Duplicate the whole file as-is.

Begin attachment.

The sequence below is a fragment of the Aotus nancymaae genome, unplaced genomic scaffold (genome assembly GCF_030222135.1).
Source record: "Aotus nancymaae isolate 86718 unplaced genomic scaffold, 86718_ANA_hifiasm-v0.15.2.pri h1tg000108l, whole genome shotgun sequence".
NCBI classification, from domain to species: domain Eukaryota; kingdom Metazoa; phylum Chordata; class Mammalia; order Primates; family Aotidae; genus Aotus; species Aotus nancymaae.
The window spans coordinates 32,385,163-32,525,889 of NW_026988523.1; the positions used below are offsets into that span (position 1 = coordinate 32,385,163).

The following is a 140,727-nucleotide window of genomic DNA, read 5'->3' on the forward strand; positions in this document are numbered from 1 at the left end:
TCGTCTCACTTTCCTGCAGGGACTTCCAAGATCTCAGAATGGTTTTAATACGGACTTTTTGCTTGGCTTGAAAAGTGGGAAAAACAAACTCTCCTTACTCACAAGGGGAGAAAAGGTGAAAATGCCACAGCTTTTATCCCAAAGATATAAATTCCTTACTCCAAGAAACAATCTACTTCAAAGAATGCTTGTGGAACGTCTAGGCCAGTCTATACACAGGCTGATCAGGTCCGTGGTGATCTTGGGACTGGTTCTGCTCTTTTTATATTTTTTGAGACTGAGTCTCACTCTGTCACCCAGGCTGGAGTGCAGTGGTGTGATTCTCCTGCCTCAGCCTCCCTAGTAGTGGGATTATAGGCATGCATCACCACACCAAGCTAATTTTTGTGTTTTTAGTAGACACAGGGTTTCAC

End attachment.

The sequence below is a fragment of the Aotus nancymaae genome, unplaced genomic scaffold (genome assembly GCF_030222135.1).
Source record: "Aotus nancymaae isolate 86718 unplaced genomic scaffold, 86718_ANA_hifiasm-v0.15.2.pri h1tg000108l, whole genome shotgun sequence".
NCBI classification, from domain to species: domain Eukaryota; kingdom Metazoa; phylum Chordata; class Mammalia; order Primates; family Aotidae; genus Aotus; species Aotus nancymaae.
The window spans coordinates 32,385,163-32,525,889 of NW_026988523.1; the positions used below are offsets into that span (position 1 = coordinate 32,385,163).

The following is a 140,727-nucleotide window of genomic DNA, read 5'->3' on the forward strand; positions in this document are numbered from 1 at the left end:
TCGTCTCACTTTCCTGCAGGGACTTCCAAGATCTCAGAATGGTTTTAATACGGACTTTTTGCTTGGCTTGAAAAGTGGGAAAAACAAACTCTCCTTACTCACAAGGGGAGAAAAGGTGAAAATGCCACAGCTTTTATCCCAAAGATATAAATTCCTTACTCCAAGAAACAATCTACTTCAAAGAATGCTTGTGGAACGTCTAGGCCAGTCTATACACAGGCTGATCAGGTCCGTGGTGATCTTGGGACTGGTTCTGCTCTTTTTATATTTTTTGAGACTGAGTCTCACTCTGTCACCCAGGCTGGAGTGCAGTGGTGTGATTCTCCTGCCTCAGCCTCCCTAGTAGTGGGATTATAGGCATGCATCACCACACCAAGCTAATTTTTGTGTTTTTAGTAGACACAGGGTTTCAC